Timing Distribution and Synchronization

Timing Distribution and Synchronization for Next Generation Light Sources

Modern large-scale scientific facilities such as X-ray free-electron lasers (FELs) require timing distribution systems with extremely high timing stability to synchronize radio frequency (RF) and optical sources across hundreds of meters to several kilometers (km) (see Fig. 1). Since conventional RF timing systems have already reached a practical limit for timing precision of about 50-100 femtosecond (fs) for such long distances, next-generation timing systems are adopting fiber-optic technology to achieve superior performance with optical signal transport and timing distribution [1]. Current FELs can already produce sub-10-fs X-ray pulses [2] and concepts for sub-fs X-ray pulse generation are in place which would require sub-fs timing stability.

Our timing system, which is based on the pulsed approach, uses a mode-locked laser as the source of an ultralow-noise optical pulse train which serves as the timing signal [3]. The master laser may be locked to a microwave standard to improve the low-frequency noise of the timing signal. Then, this ultralow-noise signal is transferred through timing stabilized fiber links to the end stations where efficient and robust synchronization of optical and RF subsystems to the pulse train is realized [4].

Fig. 1. Typical structure of a FEL which requires large-scale synchronization of optical and microwave sources.

Integrated Balanced Optical Cross-Correlators

Balanced optical cross-correlation has been proposed as a sensitive technique for measuring timing jitter of mode locked lasers [5]. In this scheme, two pulses whose relative jitter is to be measured are projected onto orthogonal polarizations, and then launched into a quadratic nonlinear crystal using type-II phase matching. The group velocity mismatch in the crystal causes the two polarizations to walk through each other in time as they propagate through the length of the crystal. This produces a signal at the second harmonic that is dependent on the time separation between the two pulses at the input of the crystal. A dichroic mirror at the output discriminates the fundamental harmonic (FH) from the second harmonic (SH). The forward SH signal is measured by the first detector of a balanced receiver, and the reflected FH fields travel backwards and generate a new SH signal that will be measured by the second detector of the receiver. This process is illustrated in Fig. 2. When the input delay is such that the two pulses are exactly overlapped in time after the forward pass through the crystal, each pass through the crystal will generate the same amplitude of SH signal, which in turn translates to zero voltage at the output of the balanced receiver. In the presence of timing jitter, the varying electrical signal from the receiver provides the jitter statistics at high precision, since the balanced scheme by nature removes effects of amplitude fluctuations from the measured electrical signal.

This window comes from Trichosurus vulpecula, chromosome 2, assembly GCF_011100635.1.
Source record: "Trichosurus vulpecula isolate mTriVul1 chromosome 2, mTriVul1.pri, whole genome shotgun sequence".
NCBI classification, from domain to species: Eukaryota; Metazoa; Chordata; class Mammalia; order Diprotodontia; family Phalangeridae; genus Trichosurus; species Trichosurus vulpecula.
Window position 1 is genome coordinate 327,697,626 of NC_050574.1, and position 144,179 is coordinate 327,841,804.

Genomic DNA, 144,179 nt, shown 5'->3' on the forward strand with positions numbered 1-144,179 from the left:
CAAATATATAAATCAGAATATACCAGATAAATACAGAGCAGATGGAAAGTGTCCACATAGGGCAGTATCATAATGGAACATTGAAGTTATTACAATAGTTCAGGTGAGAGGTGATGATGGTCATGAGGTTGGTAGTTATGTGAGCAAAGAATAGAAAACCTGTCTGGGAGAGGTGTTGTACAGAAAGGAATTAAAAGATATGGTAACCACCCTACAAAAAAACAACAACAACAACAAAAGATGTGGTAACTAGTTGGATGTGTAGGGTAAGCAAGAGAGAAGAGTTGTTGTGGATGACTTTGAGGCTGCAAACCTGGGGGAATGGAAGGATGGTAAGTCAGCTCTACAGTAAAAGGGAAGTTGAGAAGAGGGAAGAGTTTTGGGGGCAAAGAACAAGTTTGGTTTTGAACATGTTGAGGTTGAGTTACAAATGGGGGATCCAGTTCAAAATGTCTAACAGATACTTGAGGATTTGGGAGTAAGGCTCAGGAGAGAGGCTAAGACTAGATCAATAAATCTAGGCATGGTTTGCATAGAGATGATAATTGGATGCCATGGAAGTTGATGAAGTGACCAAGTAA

Fig. 2. Diagram of balanced optical cross-correlation in PPKTP. (Top) Forward propagating FH pulses generate the forward-pass SH signal, (bottom) reverse propagating FH pulses reflected off the mirror generate the reverse-pass SH signal. The two SH signals are then differenced on a balanced photodiode.

In previous work, a SH conversion efficiency of 0.4 % was obtained in the telecom band using bulk PPKTP [6]. However, when low pulse energy must be used to avoid fiber nonlinearity, very little power is available for jitter monitoring. In these circumstances a free-space cross-correlator is not a viable option. As a result, we investigated the use of waveguides in KTP instead of bulk crystals to significantly improve the efficiency of the SHG process. The waveguides were fabricated using Rb+ ion exchange, and have a cross-sectional area of approximately 3x3 µm2. A dichroic coating was deposited on the end facet of the waveguide to reflect the forward-propagating FH back in for the reverse pass. For our waveguides, we have measured the normalized conversion efficiency to be 1.76% / (W cm2). In comparison to [6], assuming identical input pulse parameters as are reported there, this would correspond to a conversion efficiency of 19.5%, an improvement of a factor of 50 over the bulk-optic result. Finally, we mounted the coated waveguides into a fiber-coupled package, pictured in the inset of Fig. 3.

Fig. 3. Generated SH power as a function of CW input power at the fundamental. A quadratic fit (solid line) shows a normalized conversion efficiency of 1.76% / (W cm2).

Timing Jitter Characterization of Femtosecond Lasers

Ultrafast optical pulse trains with very low timing jitter have been widely employed in high resolution photonic analog-to-digital conversion, timing distribution systems for next generation X-FELs, and many other fields. However, the conventional jitter measurement method using high speed photo detectors and mixer usually cannot characterize jitter below 1 fs, due to the excess phase noise in the photo detection process and the mixer’s limited timing resolution. Recently, jitter measurements using balanced optical cross-correlators (BOC), which can precisely extract the timing information without introducing intensity conversion noise, have been demonstrated and attosecond (as) jitter resolution has been achieved [7].